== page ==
Firstly, let me explain what an apostille is. It is a stamp and a small piece of paper that is attached to the back of your document that certifies who I am to other countries, and that my signature and seal are genuine, and that I am able to sign or attest your document. They are issued by the Foreign, Commonwealth and Development Office (FCDO). Sometimes an apostille can be applied directly to a document, so you don’t have to have it notarised or certified first. This is typically for government-issued documents. For example, it could be a birth certificate, an ACRO certificate or documents provided by HMRC. They key to knowing whether or not this can be done is checking if it is an original document and that there is a verifiable signature or seal on it. Without these, documents typically need to be notarised before an apostille can be attached.
There are other requirements, such as many documents have to be originals. No documents issued by the General Register Office (GRO) can be photocopied due to Crown Copyright, so no birth/death/marriage/civil partnership/adoption certificates. All police checks must also be sent to them as originals too, it doesn’t matter if they are notarised first, they still must be originals.
If you need to check how your document must look, the FCDO has a handy document-checking tool on their website that will tell you what documents they will accept and whether or not it needs to be authenticated first.
I can arrange for an apostille to be attached to your document, but to be clear, I cannot attach it myself. I think that sometimes the process can get lost in translation. The easiest way to think of apostilles is as a checking system. The apostille checks the signatory can sign the document, be it a notary or government official. My signature and seal is registered with the FCDO and there shouldn’t be problem having an apostille attached to a document I have notarised. Sometimes the FCDO will reject documents from government officials or doctors who haven’t registered their signature, and at the moment they are not checking these as they used to. Unfortunately, I cannot tell beforehand who has or hasn’t completed this process, I honestly wish I could.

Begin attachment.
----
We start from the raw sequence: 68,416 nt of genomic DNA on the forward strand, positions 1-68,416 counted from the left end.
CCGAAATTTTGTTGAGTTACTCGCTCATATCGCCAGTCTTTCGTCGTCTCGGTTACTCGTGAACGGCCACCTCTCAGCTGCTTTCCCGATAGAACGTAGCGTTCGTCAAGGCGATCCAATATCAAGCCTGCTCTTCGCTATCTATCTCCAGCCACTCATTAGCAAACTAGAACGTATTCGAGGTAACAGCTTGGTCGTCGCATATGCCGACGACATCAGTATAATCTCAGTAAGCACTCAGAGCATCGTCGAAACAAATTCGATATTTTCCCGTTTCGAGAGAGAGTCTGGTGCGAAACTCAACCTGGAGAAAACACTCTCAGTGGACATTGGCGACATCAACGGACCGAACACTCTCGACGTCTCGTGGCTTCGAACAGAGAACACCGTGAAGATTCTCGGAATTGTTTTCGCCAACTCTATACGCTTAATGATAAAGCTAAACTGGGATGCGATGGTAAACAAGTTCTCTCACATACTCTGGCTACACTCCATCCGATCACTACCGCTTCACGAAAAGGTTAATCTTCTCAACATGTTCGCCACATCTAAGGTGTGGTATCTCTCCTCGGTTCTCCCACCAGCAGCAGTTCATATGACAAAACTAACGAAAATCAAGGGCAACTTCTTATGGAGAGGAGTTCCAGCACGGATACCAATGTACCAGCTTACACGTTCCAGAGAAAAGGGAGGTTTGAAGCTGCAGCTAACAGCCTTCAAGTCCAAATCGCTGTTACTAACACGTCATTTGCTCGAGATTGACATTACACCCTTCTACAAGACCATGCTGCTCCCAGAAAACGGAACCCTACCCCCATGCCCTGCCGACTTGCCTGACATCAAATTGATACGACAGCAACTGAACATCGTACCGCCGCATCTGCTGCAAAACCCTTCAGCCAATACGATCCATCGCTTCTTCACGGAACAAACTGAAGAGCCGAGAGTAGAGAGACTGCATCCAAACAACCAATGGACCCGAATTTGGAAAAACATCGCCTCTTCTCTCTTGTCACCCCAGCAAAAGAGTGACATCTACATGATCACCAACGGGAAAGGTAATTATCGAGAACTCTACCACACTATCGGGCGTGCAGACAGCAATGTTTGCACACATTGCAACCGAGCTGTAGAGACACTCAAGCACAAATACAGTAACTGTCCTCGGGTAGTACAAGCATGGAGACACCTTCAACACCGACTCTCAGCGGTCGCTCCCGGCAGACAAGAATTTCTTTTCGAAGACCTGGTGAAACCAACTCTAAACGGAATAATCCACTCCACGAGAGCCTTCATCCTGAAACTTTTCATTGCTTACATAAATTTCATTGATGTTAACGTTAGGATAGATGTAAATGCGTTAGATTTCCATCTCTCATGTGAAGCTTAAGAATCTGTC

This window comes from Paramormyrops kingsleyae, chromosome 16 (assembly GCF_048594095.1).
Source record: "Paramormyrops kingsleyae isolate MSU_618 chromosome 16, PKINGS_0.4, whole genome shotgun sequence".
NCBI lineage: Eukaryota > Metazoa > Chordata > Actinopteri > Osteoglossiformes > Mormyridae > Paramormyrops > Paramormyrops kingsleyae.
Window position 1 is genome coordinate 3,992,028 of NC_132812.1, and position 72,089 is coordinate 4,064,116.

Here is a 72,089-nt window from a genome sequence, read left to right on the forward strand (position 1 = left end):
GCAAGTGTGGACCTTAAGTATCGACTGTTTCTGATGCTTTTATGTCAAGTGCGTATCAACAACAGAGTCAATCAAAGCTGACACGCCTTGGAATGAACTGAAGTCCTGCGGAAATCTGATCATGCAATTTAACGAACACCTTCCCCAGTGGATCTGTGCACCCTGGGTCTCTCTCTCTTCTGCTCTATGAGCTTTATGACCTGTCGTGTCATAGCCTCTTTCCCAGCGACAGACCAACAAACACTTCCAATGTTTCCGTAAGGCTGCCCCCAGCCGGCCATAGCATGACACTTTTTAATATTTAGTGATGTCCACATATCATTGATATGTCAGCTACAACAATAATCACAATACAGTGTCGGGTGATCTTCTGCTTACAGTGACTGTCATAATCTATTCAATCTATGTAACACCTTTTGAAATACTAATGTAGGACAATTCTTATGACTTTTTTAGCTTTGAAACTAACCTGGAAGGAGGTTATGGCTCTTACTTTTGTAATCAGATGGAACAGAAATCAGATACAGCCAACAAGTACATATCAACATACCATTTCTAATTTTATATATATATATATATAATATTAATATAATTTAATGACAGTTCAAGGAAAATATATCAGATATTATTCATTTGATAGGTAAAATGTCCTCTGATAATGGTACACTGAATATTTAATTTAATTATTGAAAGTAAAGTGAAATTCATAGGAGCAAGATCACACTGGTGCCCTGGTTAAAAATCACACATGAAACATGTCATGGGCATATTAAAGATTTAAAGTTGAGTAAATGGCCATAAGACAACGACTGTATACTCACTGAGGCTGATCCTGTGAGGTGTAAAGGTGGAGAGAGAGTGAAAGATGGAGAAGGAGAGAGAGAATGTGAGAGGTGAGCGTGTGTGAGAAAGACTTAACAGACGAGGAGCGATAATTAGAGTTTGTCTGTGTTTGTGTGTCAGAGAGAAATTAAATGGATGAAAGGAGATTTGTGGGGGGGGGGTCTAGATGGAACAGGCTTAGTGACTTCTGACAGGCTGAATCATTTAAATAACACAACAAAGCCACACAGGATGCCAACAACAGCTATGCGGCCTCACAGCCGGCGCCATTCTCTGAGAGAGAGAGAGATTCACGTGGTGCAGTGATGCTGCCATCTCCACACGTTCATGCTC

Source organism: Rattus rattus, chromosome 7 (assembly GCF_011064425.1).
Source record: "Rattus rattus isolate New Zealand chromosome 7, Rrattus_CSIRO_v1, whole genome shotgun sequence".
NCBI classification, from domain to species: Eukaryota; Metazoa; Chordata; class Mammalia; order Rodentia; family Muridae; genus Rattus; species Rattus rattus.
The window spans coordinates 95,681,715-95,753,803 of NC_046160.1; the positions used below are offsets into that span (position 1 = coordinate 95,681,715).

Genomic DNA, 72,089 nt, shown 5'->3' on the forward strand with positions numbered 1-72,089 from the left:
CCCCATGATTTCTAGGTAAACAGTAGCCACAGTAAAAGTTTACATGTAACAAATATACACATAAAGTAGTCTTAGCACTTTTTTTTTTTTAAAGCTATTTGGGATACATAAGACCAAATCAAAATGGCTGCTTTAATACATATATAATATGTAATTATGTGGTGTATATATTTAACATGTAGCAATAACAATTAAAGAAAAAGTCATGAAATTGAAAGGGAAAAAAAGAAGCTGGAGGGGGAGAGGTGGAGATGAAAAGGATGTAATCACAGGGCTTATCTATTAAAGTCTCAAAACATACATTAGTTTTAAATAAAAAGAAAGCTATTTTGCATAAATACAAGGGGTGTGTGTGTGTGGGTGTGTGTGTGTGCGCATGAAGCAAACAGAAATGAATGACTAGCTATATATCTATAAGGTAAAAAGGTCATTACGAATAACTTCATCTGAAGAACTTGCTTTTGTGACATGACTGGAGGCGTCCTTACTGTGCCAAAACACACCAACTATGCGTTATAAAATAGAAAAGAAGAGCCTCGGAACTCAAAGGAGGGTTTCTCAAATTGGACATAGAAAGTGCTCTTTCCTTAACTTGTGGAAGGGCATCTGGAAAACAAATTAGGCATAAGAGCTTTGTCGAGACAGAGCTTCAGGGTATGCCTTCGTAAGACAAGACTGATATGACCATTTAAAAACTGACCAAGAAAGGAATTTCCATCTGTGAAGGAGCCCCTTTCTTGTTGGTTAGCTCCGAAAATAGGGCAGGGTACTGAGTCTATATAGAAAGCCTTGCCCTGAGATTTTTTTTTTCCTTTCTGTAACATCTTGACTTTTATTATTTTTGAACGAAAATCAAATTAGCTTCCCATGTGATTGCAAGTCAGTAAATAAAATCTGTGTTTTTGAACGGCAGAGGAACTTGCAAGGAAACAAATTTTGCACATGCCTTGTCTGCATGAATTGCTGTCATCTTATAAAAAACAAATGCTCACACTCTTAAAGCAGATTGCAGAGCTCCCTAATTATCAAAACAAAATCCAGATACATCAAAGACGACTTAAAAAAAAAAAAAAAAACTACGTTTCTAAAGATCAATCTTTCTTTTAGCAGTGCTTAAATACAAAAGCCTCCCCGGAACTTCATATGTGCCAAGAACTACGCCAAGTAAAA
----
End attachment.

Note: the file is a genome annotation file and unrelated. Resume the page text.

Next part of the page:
At the time of writing (June 2022) the FCDO are taking up to 15 working days to complete an application I post to them directly, sometimes a few days longer to have a courier collect the document for an overseas shipment. We can have it completed in two working days via an agent. This is more expensive but can be received by you or the intended recipient within a week.
You may have also been requested to get a document legalised. Sometimes it is an apostille, but sometimes what they need is for the document to be sent to an embassy or consulate of the destination country and they will confirm the apostille. It is another verification layer. Every embassy is different, and each have their own fees and timings for completing this process. I use a reliable and discreet consular service agent to obtain what you need, and all costs and fees will be provided to you in advance.
Sometimes it is hard to know exactly what you need, and the person who has prepared or requested the document from you, will be able to tell you what they need. However, it is always worth checking precisely what they expect to receive from you. If this is something that you need assistance with, please do not hesitate to contact me.